The reporter chosen to verify a company's assertion that it has cloned a human was selected because of his previous favorable coverage, says the founder of a religious sect who provided the inspiration for the cloning experiments.
Michael Guillen, formerly a veteran ABC News science correspondent, now confronts two weighty responsibilities as he attempts to authenticate yesterday's announcement by Clonaid: He holds in his hands both the reputation of an emerging field of science and his own standing as a journalist.
Rael, namesake of the Raelian faith, said in an interview last night that Clonaid CEO Brigitte Boisselier picked Guillen, who has been working as a freelance journalist since leaving ABC's ''Good Morning America'' about a year ago. ''I know he is very good friends with Dr. Boisselier. I think they communicated from the beginning,'' Rael said. ''He was the first to make a positive interview about the project. I think that's why she gave him priority.''
Guillen, who lives in the Boston area, appeared at a Hollywood, Fla., news conference with Clonaid officials. Guillen said he has chosen ''world-class, independent experts'' whom he did not identify to draw DNA from the mother and the newborn and test them for a match.
Precedents exist for reporters to gain access to scientific pursuits to verify and chronicle that work, said Bob Giles, curator of the Nieman Foundation for Journalism at Harvard. Among the most luminous examples is the reporting of William Leonard Laurence during World War II. The New York Times journalist was selected by the US government - and given broad access - to track the development of the atomic bomb and won a Pulitzer Prize in the process. However, the military controlled what he could see and when the articles would appear.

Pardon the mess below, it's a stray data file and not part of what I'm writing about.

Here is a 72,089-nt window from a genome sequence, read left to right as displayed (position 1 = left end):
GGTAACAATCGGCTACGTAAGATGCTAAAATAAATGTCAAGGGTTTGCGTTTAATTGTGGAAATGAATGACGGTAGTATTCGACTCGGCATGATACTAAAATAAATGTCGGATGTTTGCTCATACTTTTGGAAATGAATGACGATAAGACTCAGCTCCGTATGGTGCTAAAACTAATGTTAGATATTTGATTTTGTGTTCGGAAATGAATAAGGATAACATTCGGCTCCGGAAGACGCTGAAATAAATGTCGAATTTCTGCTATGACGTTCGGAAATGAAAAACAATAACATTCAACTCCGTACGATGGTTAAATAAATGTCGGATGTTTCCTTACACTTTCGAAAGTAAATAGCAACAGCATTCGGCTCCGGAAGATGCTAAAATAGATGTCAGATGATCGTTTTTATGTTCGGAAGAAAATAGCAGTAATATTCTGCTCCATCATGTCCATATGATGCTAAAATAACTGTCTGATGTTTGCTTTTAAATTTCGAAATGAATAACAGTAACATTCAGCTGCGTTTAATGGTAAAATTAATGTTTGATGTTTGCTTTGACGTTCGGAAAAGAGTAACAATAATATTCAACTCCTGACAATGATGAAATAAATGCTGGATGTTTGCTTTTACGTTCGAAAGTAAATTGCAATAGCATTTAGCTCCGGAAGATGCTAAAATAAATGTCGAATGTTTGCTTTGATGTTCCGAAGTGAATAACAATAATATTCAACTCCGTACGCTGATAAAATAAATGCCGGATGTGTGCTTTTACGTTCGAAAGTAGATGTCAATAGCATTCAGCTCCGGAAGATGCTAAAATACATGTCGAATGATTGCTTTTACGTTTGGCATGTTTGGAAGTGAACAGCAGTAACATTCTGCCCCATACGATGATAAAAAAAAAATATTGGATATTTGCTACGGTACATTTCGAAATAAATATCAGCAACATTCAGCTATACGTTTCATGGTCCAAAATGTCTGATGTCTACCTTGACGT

For Guillen, Giles said, one of the tests of his impartiality will be the extent to which his review of the Clonaid research is public.
''It always raises ethical questions when a journalist works under the auspices of an organization such as this group that is claiming a very controversial medical development,'' Giles said.
Those concerns were amplified, Giles said, by the presence of Guillen as a participant in the news conference.
''He has crossed a line of independence by appearing to be part of the team that is making the announcement,'' said Giles.
According to his resume and the ABC News Web site, Guillen holds a doctorate in theoretical physics, mathematics, and astronomy from Cornell. He also was an instructor at Harvard. He joined ABC in 1988.
Industry sources said yesterday that Guillen's departure from the network was amicable and that since leaving, he has reported for CNN and produced a pilot cable program.